Frank X., the Barrymore Award winner now starring in Eugene Ionesco's “The Chairs,” says the playwright knew exactly what he was doing when he created the two roles.
Frank X., the Barrymore Award winner now starring as “Old Man,” who is married to “Old Woman,” in a production of Eugene Ionesco's “The Chairs” at Mt. Airy's Sedgwick Theater, says the playwright knew exactly what he was doing when he created the two very challenging roles.
“Ionesco wrote this absurdist tour de force for an invisible cast of thousands,” said Frank X., who won the Barrymore “Best Actor” award for his role in “Lonely Planet” at InterAct Theater in 2012. “The action is fast-paced, and the lines come fast and furious. And it can be tough to navigate all as we're on stage the whole time, almost two hours, without an intermission. We don't get any time off to relax or just take some deep breaths. The plot revolves around an elderly couple who are at the end of their days, and ruminating about what could have been.”
Old Woman, who is played by E. Ashley Izard in the Quintessence Theatre Group production, acts as a mother figure and lover to her husband, encouraging his spotty intellectual tendencies. Old Man decides to invite all sorts of thinkers into the couple's home to hear his long-unspoken ideas. The actual audience is invited in to watch as the couple starts to accumulate multiple chairs on stage, all occupied by the invisible guests they’ve invited to listen to their rantings.
Growing up in Philadelphia, where he still lives today, Frank X. must have also known what he was doing. The son of a doctor and a woman who loved to dance, he grew up coveting both pursuits.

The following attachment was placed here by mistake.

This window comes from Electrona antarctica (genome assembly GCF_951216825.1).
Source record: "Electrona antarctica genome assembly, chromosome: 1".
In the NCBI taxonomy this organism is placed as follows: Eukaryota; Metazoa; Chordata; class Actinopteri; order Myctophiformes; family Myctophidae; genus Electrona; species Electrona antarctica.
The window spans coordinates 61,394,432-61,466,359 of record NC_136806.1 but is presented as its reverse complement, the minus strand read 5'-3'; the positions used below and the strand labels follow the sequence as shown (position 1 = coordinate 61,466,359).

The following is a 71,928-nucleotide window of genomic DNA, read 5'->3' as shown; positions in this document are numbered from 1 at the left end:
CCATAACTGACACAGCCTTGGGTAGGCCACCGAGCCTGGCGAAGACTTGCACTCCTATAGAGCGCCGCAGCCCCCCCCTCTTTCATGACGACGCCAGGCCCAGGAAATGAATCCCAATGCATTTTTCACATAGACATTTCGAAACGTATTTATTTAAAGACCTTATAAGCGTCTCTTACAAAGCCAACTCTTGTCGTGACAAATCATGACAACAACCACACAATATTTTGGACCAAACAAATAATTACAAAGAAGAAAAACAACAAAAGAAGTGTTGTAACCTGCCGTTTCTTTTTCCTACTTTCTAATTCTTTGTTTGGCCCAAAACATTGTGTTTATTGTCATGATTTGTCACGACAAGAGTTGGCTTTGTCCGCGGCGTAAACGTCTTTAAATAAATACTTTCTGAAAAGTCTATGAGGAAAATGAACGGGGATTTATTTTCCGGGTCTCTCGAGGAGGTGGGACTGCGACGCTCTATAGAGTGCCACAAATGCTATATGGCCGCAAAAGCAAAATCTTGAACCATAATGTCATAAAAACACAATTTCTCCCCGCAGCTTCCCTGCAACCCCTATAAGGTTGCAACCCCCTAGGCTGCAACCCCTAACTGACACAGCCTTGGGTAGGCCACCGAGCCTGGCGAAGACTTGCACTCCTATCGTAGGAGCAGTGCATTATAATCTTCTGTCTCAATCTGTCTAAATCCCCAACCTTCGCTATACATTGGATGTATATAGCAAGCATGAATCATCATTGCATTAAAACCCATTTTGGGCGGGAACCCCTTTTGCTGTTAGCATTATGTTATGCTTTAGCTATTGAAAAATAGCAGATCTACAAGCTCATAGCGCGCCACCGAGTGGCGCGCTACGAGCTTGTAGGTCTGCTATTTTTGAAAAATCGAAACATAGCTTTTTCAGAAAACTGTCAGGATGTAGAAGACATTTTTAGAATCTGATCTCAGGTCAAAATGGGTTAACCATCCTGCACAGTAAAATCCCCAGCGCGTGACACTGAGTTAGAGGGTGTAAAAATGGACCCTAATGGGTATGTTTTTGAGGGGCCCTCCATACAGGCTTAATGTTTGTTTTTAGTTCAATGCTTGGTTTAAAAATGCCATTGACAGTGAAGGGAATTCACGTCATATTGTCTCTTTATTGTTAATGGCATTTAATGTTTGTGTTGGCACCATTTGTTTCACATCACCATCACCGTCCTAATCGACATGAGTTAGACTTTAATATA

“My mother was the product of a strict Baptist upbringing and was not allowed to do many things, including dancing,” he said. “In fact, once, after winning a Charleston contest, she wasn't allowed to discuss it or even bring her trophy home.”
But when Frank X. was about six or seven, his mother enrolled him in a dance class, something he enjoyed and felt was bringing his mother and him closer together.
But as the years went on, and both his parents encouraged him to become a doctor, he enrolled at Johns Hopkins University in Baltimore in the hope of earning a medical degree. Later, not quite sure this was the career he really wanted, he left and headed for New York to enroll in the dramatic writing program at New York University.
“I enjoyed the program very much, but my professors kept urging me toward acting, although I did not know if that would be viable,” he said. “I felt I would give it a try, that I could always segue back into playwriting. But I never did segue. I fell into acting and loved it completely.”
Over the years, Frank X. grew into a compelling and talented actor, performing in numerous theatrical productions on stage, in films and on TV. “That was something I never really saw for myself since I am a naturally shy person,” he said. “I don't go to my high school reunions because people will tell you they've never heard my voice. I think I wanted to become a playwright because it was my way to tell a story and to find myself.”
What's next for Frank X. when “The Chairs” closes? “I really do not know,” he said. “Things in the theater are still coming around after the pandemic, so I'll just sit back and see what happens next. I like surprises!”
“The Chairs,” directed by Alex Burns, is running now through Oct. 23 at Mt. Airy's Sedgwick Theater.
Quintessence is located at 7137 Germantown Ave. For more information, call 215-987-4450 or visit quintessencetheatre.org.